You can use government agencies to find foreclosed properties that aren’t listed in other sources. HUD has its own list of foreclosed homes, and these are specifically for properties that had an FHA loan that was defaulted on. You can look at all the government agencies listed above and see which homes are in your area that appeal to you. Most of the sites let you search by price range and ZIP code.
- Buy properties before they reach the general market
- Large selection and low prices in general
- Often have time to obtain financing
- Some agencies like the FHA may provide financing
- Buying process is more paperwork-intensive
- Buying process can be slow
- All-cash purchases required on certain properties
Find Foreclosures at Banks & Mortgage Lenders
Banks and mortgage lenders can be excellent sources of foreclosed homes that either didn’t immediately sell at auction or are REO properties. These are properties that lenders are selling themselves, and most major lenders like Bank of America, Chase, and Wells Fargo will have their REO homes listed online.
You can browse these sites the same way you would look for nonforeclosure homes. Most of these banks have REO sites that let you search by ZIP code, city, and price range as well as the number of bedrooms. You can then contact the REO agent―whose contact information is beside the listing―to set up an appointment to see the property.
- The process is most similar to purchasing nonforeclosure homes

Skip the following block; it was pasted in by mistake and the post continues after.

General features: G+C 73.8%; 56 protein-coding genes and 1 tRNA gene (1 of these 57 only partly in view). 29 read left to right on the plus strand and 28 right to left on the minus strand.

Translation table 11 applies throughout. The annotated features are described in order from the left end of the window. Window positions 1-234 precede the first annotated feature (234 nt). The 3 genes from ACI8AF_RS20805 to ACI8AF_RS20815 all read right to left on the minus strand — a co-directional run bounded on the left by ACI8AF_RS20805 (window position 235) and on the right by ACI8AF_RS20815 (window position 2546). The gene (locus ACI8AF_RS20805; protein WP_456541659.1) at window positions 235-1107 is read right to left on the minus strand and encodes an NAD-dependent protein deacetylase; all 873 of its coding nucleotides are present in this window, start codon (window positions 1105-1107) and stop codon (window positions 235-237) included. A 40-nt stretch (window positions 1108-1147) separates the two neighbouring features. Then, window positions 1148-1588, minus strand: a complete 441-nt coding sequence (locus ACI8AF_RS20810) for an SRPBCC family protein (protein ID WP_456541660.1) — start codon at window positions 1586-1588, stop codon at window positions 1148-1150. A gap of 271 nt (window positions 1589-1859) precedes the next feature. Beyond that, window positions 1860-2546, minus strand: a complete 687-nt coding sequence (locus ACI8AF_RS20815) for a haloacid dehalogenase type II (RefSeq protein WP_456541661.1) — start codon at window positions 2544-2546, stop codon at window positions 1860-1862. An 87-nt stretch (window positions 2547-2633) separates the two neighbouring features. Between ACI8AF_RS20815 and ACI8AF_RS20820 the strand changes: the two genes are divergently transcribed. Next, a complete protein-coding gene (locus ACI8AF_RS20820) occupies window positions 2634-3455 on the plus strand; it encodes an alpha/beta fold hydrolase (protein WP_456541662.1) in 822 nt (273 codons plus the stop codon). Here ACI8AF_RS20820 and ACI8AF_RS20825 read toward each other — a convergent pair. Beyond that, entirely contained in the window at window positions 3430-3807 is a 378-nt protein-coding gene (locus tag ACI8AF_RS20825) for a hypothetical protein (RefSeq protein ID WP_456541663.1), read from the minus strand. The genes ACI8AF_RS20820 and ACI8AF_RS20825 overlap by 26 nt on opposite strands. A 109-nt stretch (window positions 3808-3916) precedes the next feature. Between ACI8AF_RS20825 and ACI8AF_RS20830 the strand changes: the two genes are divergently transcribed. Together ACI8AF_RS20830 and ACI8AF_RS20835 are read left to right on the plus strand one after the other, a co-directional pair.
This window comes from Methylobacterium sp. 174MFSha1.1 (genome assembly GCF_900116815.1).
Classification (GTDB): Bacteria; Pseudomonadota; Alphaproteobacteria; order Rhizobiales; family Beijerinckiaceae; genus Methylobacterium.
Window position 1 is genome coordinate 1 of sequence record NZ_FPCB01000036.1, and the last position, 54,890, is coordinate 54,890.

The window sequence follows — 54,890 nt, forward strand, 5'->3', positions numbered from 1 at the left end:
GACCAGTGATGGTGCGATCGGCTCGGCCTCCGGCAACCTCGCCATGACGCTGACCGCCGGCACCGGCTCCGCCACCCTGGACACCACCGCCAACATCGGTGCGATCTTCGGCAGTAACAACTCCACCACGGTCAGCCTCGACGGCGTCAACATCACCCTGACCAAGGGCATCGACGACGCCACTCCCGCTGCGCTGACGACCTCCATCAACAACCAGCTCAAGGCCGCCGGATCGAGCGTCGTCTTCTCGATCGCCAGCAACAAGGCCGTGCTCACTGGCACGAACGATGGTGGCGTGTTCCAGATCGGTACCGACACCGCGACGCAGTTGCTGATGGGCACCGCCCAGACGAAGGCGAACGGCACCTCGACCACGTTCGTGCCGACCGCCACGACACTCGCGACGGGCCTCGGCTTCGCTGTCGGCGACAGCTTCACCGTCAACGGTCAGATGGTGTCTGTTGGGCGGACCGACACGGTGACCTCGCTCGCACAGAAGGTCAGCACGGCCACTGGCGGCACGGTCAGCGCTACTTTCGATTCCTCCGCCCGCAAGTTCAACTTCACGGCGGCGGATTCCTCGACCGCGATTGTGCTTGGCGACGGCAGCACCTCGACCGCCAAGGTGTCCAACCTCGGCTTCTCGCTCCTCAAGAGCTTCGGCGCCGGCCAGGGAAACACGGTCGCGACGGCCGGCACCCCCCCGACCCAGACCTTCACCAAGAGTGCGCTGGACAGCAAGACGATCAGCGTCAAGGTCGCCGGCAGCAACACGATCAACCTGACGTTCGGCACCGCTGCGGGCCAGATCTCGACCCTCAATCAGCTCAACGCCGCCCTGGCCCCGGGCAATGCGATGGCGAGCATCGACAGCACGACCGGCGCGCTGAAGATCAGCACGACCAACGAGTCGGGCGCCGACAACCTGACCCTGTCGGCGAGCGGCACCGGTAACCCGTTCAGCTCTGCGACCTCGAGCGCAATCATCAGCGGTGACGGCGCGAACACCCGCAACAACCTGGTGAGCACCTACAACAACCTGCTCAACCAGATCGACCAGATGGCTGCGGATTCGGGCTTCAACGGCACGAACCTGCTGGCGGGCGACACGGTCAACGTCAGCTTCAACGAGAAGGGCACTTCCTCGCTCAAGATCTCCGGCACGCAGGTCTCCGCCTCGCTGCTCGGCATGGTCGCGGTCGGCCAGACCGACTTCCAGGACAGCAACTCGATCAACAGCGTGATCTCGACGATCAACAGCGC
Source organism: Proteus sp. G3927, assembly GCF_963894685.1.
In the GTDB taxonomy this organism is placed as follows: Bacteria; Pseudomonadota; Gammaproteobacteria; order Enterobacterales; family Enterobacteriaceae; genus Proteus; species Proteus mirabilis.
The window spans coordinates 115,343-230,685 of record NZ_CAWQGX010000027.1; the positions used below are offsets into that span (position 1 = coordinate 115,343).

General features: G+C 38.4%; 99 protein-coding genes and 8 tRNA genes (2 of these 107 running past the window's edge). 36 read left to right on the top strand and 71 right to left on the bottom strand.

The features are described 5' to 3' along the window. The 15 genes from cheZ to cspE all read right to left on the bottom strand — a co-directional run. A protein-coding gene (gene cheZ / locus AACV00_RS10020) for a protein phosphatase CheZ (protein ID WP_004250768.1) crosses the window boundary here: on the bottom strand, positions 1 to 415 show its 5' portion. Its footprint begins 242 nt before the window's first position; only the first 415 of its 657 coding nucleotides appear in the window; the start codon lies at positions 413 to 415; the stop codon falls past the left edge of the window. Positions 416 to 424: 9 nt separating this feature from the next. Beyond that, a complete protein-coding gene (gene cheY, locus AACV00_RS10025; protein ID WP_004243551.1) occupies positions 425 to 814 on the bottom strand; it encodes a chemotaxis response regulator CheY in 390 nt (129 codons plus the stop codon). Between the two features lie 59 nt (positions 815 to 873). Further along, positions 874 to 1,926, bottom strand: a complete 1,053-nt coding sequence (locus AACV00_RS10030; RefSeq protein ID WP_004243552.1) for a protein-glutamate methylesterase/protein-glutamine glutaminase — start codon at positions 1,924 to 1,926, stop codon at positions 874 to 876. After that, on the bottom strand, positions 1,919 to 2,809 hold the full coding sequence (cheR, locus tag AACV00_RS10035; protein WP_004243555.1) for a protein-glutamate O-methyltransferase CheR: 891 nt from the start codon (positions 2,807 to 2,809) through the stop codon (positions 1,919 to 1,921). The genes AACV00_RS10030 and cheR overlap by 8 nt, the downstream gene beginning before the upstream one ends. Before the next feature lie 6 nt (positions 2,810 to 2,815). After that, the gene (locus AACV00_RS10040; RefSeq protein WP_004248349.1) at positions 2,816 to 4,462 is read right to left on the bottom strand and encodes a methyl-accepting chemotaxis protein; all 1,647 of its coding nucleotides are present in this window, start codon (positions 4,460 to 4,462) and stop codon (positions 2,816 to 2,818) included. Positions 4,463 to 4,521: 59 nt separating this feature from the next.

- No auctions
- Can use financing to make the purchase
- Can order inspections and searches prior to closing
- Heavy competition
- Prices are discounted less heavily
- Property must be purchased “as is”
- Banks may attempt to wait for better offers
4. Choose a Property Below Market Value
It’s sometimes possible to find foreclosures that sell for as little as half of their fair market value at auction. When you’re assessing potential foreclosure purchases, the most important thing to check is its sale price―or starting bid price―vs the value given by real estate websites like Zillow or Trulia.
If the REO price or the auction price rises above the fair market value, it’s probably not a good investment. If the sale price is below market value, however, it could be a great opportunity and should be explored further. While there’s no hard rule, you should aim to buy foreclosed homes at least 30% less than the market price.
What you look for in foreclosures depends on your exit strategy. You may want a turnkey property that is more expensive but doesn’t need any repairs if you’re going to buy and hold the property and don’t have time to renovate it. If you have the time or expertise to renovate the property, then don’t be afraid to buy a property that needs to be fixed up.
Usually, it’s a tradeoff, the more expensive the property, the better condition it’s in. Most fix-and-flippers want a less expensive property that requires more repairs so that there’s enough equity once the property is rehabbed. Regardless of if you’re a long-term investor or a fix-and-flipper, the property should fit in with your budget and exit strategy.
5. Finance Your Foreclosure Purchase